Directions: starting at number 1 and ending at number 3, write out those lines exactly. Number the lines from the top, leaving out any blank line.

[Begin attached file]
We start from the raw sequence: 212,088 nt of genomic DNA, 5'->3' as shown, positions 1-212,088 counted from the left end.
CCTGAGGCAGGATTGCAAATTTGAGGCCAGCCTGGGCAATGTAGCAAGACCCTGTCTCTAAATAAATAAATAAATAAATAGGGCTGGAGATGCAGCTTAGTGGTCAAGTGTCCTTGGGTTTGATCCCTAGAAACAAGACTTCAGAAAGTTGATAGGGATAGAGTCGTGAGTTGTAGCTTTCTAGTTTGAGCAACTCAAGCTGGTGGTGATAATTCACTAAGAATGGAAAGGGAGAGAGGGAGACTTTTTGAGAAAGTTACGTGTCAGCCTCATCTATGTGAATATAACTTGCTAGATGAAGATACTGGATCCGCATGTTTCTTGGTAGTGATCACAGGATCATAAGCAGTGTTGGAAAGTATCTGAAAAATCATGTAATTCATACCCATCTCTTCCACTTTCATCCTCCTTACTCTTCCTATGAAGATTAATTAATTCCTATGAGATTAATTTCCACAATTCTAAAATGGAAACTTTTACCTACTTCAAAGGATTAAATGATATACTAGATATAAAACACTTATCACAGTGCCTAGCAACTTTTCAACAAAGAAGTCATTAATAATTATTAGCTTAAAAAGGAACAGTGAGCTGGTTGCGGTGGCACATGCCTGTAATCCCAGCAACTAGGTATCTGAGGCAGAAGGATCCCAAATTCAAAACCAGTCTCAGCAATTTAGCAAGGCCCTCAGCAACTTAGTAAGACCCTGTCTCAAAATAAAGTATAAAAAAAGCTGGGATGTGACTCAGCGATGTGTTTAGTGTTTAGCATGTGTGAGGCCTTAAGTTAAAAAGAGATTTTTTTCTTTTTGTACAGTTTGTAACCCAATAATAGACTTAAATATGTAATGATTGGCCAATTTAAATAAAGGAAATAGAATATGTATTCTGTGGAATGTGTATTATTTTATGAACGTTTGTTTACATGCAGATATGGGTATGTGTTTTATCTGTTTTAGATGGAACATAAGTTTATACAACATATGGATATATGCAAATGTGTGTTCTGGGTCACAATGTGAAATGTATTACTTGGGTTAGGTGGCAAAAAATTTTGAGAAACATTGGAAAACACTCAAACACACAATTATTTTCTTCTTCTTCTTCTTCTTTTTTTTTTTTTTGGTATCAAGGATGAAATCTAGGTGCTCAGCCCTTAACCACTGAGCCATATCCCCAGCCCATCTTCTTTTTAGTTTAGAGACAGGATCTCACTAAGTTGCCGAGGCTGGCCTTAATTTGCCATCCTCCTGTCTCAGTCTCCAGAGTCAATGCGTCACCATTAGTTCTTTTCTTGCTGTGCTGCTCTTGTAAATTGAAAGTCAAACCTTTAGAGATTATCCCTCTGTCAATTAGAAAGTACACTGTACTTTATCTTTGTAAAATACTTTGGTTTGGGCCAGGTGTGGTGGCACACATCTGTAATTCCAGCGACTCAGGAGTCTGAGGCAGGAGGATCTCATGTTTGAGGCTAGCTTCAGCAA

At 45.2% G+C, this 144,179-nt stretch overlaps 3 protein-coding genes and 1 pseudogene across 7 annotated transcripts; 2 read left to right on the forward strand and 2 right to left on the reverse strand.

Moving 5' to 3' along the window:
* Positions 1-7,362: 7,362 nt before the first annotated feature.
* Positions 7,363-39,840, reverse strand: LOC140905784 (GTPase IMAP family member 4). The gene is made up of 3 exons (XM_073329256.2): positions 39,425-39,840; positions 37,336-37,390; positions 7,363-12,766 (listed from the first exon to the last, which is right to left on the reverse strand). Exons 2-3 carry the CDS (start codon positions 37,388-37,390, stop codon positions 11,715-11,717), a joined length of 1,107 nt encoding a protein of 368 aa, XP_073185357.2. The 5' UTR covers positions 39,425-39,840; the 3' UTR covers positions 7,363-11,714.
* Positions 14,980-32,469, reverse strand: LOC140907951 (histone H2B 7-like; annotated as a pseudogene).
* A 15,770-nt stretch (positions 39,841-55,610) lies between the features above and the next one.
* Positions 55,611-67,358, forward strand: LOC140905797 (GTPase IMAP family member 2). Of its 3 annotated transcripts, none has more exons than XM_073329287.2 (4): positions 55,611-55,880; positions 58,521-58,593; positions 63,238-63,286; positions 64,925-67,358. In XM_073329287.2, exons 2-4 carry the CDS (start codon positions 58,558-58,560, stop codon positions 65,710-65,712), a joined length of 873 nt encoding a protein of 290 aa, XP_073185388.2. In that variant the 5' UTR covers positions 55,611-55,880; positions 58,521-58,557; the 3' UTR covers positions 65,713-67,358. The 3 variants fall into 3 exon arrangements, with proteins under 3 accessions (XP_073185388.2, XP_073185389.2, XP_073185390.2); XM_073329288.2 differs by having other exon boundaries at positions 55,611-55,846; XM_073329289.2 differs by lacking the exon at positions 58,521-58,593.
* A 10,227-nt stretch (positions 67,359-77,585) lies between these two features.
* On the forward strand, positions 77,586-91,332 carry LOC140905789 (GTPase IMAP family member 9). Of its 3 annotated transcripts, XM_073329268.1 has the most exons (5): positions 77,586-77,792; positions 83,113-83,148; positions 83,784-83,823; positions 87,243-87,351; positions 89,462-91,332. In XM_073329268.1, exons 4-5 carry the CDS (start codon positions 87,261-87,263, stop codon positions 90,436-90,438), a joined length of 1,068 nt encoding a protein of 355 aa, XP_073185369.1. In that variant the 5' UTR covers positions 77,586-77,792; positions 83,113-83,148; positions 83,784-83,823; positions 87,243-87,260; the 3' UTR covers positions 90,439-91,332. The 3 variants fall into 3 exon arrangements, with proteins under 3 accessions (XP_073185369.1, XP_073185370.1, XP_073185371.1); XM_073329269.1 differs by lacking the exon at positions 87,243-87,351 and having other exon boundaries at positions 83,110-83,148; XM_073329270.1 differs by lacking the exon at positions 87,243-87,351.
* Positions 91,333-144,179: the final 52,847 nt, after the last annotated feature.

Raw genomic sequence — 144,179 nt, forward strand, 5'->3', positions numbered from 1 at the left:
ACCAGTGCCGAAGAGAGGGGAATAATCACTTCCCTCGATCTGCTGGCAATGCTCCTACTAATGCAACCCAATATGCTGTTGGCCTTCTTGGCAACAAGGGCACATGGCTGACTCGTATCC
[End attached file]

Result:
We start from the raw sequence: 212,088 nt of genomic DNA, 5'->3' as shown, positions 1-212,088 counted from the left end.
CCTGAGGCAGGATTGCAAATTTGAGGCCAGCCTGGGCAATGTAGCAAGACCCTGTCTCTAAATAAATAAATAAATAAATAGGGCTGGAGATGCAGCTTAGTGGTCAAGTGTCCTTGGGTTTGATCCCTAGAAACAAGACTTCAGAAAGTTGATAGGGATAGAGTCGTGAGTTGTAGCTTTCTAGTTTGAGCAACTCAAGCTGGTGGTGATAATTCACTAAGAATGGAAAGGGAGAGAGGGAGACTTTTTGAGAAAGTTACGTGTCAGCCTCATCTATGTGAATATAACTTGCTAGATGAAGATACTGGATCCGCATGTTTCTTGGTAGTGATCACAGGATCATAAGCAGTGTTGGAAAGTATCTGAAAAATCATGTAATTCATACCCATCTCTTCCACTTTCATCCTCCTTACTCTTCCTATGAAGATTAATTAATTCCTATGAGATTAATTTCCACAATTCTAAAATGGAAACTTTTACCTACTTCAAAGGATTAAATGATATACTAGATATAAAACACTTATCACAGTGCCTAGCAACTTTTCAACAAAGAAGTCATTAATAATTATTAGCTTAAAAAGGAACAGTGAGCTGGTTGCGGTGGCACATGCCTGTAATCCCAGCAACTAGGTATCTGAGGCAGAAGGATCCCAAATTCAAAACCAGTCTCAGCAATTTAGCAAGGCCCTCAGCAACTTAGTAAGACCCTGTCTCAAAATAAAGTATAAAAAAAGCTGGGATGTGACTCAGCGATGTGTTTAGTGTTTAGCATGTGTGAGGCCTTAAGTTAAAAAGAGATTTTTTTCTTTTTGTACAGTTTGTAACCCAATAATAGACTTAAATATGTAATGATTGGCCAATTTAAATAAAGGAAATAGAATATGTATTCTGTGGAATGTGTATTATTTTATGAACGTTTGTTTACATGCAGATATGGGTATGTGTTTTATCTGTTTTAGATGGAACATAAGTTTATACAACATATGGATATATGCAAATGTGTGTTCTGGGTCACAATGTGAAATGTATTACTTGGGTTAGGTGGCAAAAAATTTTGAGAAACATTGGAAAACACTCAAACACACAATTATTTTCTTCTTCTTCTTCTTCTTTTTTTTTTTTTTGGTATCAAGGATGAAATCTAGGTGCTCAGCCCTTAACCACTGAGCCATATCCCCAGCCCATCTTCTTTTTAGTTTAGAGACAGGATCTCACTAAGTTGCCGAGGCTGGCCTTAATTTGCCATCCTCCTGTCTCAGTCTCCAGAGTCAATGCGTCACCATTAGTTCTTTTCTTGCTGTGCTGCTCTTGTAAATTGAAAGTCAAACCTTTAGAGATTATCCCTCTGTCAATTAGAAAGTACACTGTACTTTATCTTTGTAAAATACTTTGGTTTGGGCCAGGTGTGGTGGCACACATCTGTAATTCCAGCGACTCAGGAGTCTGAGGCAGGAGGATCTCATGTTTGAGGCTAGCTTCAGCAA

At 45.2% G+C, this 144,179-nt stretch overlaps 3 protein-coding genes and 1 pseudogene across 7 annotated transcripts; 2 read left to right on the forward strand and 2 right to left on the reverse strand.